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Laddering CDs vs. Series I Savings Bonds

 

Dear Dr. Don,
What are the advantages or disadvantages of using I Bonds as opposed to a CD ladder? I know you give up three months interest on the Series I bonds if you redeem them early, but what are the other differences? Thank you. -- Finn Fin

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Dear Finn Fin,
Apples and oranges. Both are very safe investments, but the return on the Series I Savings Bonds will change every six months with changes in the inflation rate as measured by changes in the Consumer Price Index (CPI) while the average return on your laddered CD portfolio changes every time you reinvest a maturing CD.

The idea behind building a CD ladder is to avoid making bets on where interest rates are heading. You buy a series of CDs with maturity dates spread out equally over time like rungs in a ladder. When the shortest term CD matures the proceeds are used to buy another CD out at your maximum maturity. You'll be "long and wrong" sometimes and "long and right" at other times. Overall, you're better off not guessing where rates are heading.

The biggest obstacle in building a CD ladder is getting past the timing issues when first building one. In stock investing, dollar cost averaging has investors buying stocks over time by investing a set dollar amount on a regular basis. When stocks are cheap you buy more shares, and when stocks are expensive your dollar limit buys fewer shares. In contrast, a CD ladder is typically built with an initial investment and the benefits of averaging are realized when the money is reinvested. An earlier column has more about building a CD ladder in a low rate environment.

CD rates kept dropping along with the changes in the Fed Funds rate. It wasn't until the last rate cut (in June) that longer maturities stopped declining lockstep with the changes in the short-term rates. The temptation is to build a "step-ladder" initially and extend the rungs as the short-term CDs mature.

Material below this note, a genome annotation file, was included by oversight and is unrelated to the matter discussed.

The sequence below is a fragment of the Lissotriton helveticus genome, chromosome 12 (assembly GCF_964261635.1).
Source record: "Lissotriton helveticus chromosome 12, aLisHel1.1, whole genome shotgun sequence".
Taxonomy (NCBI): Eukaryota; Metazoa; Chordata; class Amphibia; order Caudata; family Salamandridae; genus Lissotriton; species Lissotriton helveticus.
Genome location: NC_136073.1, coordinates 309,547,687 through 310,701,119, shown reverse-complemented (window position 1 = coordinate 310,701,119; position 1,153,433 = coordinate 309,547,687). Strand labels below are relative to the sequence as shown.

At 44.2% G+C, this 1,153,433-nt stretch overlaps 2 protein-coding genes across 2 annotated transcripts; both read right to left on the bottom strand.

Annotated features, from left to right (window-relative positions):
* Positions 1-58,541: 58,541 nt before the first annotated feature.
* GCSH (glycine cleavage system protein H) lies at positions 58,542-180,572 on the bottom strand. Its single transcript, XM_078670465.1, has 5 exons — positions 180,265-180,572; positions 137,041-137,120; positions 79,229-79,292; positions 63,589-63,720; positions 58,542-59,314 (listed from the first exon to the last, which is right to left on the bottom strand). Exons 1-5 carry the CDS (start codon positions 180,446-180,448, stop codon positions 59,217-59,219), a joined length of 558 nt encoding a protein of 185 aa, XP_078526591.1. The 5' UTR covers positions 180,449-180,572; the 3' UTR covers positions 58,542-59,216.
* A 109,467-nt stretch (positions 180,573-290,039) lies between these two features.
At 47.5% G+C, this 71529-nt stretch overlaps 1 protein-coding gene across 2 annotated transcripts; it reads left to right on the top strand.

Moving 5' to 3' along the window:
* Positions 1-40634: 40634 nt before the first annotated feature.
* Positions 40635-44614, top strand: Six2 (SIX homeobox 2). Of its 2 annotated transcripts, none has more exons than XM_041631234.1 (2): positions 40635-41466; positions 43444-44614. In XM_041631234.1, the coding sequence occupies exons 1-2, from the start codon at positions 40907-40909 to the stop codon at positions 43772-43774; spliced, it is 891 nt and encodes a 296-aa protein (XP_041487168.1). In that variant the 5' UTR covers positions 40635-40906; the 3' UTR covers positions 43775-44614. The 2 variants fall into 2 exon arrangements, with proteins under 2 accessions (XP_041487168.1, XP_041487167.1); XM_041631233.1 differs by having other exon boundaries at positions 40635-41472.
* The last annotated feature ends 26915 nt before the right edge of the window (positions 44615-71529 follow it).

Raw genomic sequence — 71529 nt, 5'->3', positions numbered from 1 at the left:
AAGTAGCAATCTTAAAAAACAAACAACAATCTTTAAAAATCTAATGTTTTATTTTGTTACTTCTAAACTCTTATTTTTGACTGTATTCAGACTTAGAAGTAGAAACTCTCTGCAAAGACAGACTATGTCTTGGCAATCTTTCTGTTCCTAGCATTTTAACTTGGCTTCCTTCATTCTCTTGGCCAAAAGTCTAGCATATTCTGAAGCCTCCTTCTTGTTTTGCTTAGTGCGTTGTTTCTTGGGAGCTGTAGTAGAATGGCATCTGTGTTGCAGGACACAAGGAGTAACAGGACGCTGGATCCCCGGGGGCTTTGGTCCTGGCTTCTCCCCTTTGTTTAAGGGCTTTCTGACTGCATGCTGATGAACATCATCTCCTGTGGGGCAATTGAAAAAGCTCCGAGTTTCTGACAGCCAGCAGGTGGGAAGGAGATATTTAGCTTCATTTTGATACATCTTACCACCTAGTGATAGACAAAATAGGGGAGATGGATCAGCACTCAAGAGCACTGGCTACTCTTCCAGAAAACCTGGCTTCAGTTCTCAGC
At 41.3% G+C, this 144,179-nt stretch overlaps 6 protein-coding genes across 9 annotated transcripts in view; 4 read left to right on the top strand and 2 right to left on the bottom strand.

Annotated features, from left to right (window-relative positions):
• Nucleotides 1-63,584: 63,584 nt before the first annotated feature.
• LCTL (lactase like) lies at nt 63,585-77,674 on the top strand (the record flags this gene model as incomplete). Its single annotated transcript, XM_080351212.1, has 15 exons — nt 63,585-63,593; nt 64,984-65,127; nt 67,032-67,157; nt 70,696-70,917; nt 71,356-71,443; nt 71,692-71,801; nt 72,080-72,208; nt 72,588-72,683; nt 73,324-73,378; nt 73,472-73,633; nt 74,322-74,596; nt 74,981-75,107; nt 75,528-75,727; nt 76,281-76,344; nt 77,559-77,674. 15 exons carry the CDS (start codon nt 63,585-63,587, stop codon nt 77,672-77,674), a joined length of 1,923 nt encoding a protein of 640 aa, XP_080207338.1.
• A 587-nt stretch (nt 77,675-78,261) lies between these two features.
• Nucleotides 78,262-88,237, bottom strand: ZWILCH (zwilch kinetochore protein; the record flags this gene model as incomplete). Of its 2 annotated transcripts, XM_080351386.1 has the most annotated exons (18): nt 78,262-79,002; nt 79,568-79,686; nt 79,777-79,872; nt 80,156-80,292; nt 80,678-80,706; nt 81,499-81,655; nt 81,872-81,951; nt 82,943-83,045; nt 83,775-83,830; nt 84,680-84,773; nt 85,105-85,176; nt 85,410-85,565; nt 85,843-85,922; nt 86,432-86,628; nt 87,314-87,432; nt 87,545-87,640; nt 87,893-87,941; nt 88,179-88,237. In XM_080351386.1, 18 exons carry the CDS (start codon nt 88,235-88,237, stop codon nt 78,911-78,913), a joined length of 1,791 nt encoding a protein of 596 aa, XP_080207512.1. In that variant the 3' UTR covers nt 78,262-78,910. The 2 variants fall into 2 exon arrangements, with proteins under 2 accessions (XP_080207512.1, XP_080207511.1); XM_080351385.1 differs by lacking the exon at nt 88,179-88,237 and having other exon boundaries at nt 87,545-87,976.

The Series I Savings Bonds earn interest two different ways. There's a fixed interest rate component that's determined at the time that you buy the bond and a variable rate component that is also set when you first buy the bond but resets every six months with changes in the CPI. The current (August 2003) fixed interest rate is 1.10 percent and the variable rate is 3.54 percent. Combining the two components and converting the result to an annual percentage yield (APY) has newly purchased Series I bonds yielding 4.66 percent. See the Bureau of Public Debt's Savings Bond Manual for more information.

Interest earned on U.S. Savings Bonds isn't subject to state and local income taxes. You can also defer paying federal income taxes on savings bonds until the bond matures, although that's not always in your best interest. Savings bonds used to pay for qualified educational expenses may be free of taxation under the Savings Bonds for Education program.

A CD ladder will offer some protection against inflation eroding your purchasing power because long-term CD interest rates will trend higher with higher inflationary expectations. The Series I Savings Bonds inflation protection is contractual with rate changes tied to an inflation index.

As you point out, there's a three-month interest penalty if you redeem your Series I Savings Bonds within the first five years. There's also a new requirement for savings bonds purchased on or after February 2003 that you have to own a savings bond for at least one year before you can redeem it.

You can only purchase $30,000 of Series I Savings Bonds in a calendar year. There's no limit on CD purchases but you do have to be aware of deposit insurance limits imposed by the FDIC or other depository insurance such as the National Credit Union Share Insurance Fund.

 
-- Posted: Aug. 29, 2003
   

 

 
 

 

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